Healthcare workers without the COVID-19 vaccination will return to Queensland hospitals as the government begins consultation to scrap a pandemic-enforced rule.
Health Minister Shannon Fentiman said the decision to enforce COVID-19 vaccination requirements for Queensland Health and Queensland Ambulance staff no longer applied due to high jab rates and natural immunity in the community.
The decision to scrap the rule was made by Chief Health Officer John Gerrard, with some 1100 workers, or one per cent of health staff, stood down from the directive during the pandemic.
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“There were about 575 nurses, but there have also been about 1000 resignations, some of whom were not compliant with the vaccination mandate,” Fentiman told ABC Radio on Friday.
“This is an interim decision and the director-general will now consult with health workers over the next two weeks before making a final decision.
“But clearly, the health advice from our chief health officer is it’s really no longer required.”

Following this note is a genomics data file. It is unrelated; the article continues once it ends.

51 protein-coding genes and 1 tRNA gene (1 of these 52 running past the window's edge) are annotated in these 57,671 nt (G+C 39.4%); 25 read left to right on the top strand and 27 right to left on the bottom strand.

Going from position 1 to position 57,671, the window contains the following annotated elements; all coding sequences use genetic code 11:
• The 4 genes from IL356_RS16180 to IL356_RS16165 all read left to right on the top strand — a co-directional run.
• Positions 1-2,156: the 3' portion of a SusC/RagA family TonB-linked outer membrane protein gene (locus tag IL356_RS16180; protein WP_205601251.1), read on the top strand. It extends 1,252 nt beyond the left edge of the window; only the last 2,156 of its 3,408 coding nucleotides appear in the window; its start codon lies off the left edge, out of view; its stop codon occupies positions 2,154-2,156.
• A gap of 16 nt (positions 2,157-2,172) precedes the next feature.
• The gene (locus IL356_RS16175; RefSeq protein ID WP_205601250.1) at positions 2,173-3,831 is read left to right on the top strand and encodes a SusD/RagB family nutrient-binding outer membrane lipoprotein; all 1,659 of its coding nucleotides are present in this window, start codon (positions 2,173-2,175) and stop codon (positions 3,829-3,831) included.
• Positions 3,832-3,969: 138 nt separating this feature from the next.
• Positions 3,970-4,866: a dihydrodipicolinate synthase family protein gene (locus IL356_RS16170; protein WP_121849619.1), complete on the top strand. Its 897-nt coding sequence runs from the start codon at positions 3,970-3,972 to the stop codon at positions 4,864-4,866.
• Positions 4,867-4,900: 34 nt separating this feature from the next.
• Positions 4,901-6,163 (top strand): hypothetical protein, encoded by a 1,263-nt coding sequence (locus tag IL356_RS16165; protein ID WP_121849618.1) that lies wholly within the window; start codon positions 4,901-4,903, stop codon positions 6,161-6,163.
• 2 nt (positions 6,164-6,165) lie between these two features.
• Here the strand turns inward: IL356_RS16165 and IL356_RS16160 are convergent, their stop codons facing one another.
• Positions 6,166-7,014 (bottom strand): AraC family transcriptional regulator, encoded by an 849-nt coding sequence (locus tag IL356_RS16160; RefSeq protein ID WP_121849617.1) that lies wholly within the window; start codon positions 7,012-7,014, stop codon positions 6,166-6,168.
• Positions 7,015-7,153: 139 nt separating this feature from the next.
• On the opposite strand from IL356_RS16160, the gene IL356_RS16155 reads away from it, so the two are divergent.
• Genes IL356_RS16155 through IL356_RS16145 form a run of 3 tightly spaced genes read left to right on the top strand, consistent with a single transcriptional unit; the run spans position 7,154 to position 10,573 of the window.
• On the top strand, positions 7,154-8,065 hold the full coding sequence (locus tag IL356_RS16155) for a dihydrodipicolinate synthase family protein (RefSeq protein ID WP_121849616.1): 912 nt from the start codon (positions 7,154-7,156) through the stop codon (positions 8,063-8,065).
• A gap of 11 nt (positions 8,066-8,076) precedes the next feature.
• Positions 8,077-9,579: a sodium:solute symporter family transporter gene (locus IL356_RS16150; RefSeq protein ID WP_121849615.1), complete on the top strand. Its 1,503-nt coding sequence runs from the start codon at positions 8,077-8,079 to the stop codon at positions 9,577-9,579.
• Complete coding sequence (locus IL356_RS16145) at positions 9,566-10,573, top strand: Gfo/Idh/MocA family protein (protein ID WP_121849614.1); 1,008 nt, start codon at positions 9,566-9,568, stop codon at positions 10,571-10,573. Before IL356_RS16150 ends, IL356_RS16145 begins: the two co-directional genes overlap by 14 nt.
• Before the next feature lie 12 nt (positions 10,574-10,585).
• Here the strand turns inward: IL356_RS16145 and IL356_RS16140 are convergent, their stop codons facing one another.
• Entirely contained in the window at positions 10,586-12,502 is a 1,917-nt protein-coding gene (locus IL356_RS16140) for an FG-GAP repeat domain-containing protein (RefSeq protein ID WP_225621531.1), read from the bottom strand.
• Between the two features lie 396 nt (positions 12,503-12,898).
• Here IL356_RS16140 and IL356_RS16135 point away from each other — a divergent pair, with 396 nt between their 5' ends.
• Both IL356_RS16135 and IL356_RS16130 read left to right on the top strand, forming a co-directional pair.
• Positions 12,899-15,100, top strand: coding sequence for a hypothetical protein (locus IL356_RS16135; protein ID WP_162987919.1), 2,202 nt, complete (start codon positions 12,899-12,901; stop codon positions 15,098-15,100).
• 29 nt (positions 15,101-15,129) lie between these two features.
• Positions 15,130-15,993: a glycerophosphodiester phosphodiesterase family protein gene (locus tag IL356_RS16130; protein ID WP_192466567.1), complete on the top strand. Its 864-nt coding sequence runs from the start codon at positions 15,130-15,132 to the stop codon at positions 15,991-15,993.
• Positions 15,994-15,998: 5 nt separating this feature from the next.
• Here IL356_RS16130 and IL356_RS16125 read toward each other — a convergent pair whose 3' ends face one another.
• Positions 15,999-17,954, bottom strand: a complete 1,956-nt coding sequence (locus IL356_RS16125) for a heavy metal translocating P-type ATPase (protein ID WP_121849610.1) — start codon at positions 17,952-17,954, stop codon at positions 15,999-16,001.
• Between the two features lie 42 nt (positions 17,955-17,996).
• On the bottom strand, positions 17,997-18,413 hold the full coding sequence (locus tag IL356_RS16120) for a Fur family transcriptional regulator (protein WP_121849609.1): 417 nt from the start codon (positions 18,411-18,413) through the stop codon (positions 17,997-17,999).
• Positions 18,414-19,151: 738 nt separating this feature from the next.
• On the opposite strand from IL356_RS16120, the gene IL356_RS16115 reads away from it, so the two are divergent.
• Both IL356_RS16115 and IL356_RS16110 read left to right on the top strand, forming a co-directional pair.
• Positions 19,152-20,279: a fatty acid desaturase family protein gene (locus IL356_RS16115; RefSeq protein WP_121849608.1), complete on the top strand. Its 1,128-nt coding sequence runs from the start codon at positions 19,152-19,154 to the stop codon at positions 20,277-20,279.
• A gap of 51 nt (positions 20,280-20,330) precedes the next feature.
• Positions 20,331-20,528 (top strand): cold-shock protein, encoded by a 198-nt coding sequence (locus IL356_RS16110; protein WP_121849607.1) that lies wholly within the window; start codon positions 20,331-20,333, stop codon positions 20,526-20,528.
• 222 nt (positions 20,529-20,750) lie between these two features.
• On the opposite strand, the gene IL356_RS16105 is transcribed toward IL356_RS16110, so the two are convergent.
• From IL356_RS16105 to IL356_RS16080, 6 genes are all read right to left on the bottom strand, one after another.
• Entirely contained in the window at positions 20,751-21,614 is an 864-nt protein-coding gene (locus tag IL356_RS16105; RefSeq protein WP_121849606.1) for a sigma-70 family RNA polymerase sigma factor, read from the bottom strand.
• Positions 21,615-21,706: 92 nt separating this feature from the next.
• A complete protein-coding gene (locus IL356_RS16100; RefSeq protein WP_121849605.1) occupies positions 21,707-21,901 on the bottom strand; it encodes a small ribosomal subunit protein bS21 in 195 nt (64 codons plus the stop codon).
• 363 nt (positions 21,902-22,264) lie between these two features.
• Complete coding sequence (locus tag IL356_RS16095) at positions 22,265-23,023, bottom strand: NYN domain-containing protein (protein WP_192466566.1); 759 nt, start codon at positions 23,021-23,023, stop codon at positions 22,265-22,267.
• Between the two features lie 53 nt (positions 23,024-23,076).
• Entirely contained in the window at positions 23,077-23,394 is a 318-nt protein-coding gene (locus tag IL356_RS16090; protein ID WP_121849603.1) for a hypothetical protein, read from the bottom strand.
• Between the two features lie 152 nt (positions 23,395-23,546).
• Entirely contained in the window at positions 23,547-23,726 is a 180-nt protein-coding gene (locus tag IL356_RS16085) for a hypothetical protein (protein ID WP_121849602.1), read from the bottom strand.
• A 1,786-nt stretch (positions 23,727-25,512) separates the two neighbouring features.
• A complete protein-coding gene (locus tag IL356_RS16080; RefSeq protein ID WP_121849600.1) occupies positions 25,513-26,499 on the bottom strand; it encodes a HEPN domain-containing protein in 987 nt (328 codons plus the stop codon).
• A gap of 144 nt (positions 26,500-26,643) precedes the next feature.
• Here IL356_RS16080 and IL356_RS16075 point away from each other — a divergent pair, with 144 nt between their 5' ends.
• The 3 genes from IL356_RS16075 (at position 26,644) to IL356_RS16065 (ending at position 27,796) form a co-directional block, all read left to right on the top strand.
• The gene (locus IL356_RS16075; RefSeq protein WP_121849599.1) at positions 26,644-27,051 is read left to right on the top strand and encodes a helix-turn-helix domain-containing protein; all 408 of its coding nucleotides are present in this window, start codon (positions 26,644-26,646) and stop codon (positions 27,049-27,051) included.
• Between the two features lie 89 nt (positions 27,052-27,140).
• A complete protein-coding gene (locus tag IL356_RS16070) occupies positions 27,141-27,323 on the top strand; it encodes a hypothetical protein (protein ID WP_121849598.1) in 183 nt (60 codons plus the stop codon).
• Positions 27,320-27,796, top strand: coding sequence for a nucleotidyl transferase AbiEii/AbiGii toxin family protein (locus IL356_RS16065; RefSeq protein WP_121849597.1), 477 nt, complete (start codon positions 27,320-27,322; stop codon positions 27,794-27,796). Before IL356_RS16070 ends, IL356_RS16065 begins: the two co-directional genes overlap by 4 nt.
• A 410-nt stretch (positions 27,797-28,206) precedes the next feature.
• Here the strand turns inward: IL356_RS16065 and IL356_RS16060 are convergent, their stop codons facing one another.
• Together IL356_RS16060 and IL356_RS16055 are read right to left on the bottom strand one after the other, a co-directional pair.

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Fentiman said the risk to patients and staff within hospitals is minimal due to high levels of immunity in the community.
She said anyone who applies for a job with Queensland Health who is unvaccinated will be treated the same as any other worker.
The consultation phase to scrap the rule will last two weeks before a final decision is made.
Mandatory jabs for Queensland nurses and healthcare workers were implemented in 2021, with the requirement to be fully vaccinated by October 31 that year.
Queensland Premier Annastacia Palaszczuk
and Chief Health Officer John Gerrard watched on as nurse Zoe Park received her second COVID-19 vaccine in March 2021. Credit: AAP
Healthcare workers who stood down or had their employment terminated because of the rule can reapply for work and will not be subjected to disciplinary action, Fentiman said.
She said there are about “a couple of hundred” matters yet to be resolved.
“If your employment has been terminated, or you’ve resigned and you want to reapply, that’s fine, there will be no ongoing requirements,” the health minister added.
“But if, right now, you’re in the middle of a disciplinary process that will continue. But we’ll take a case by case approach on that.”
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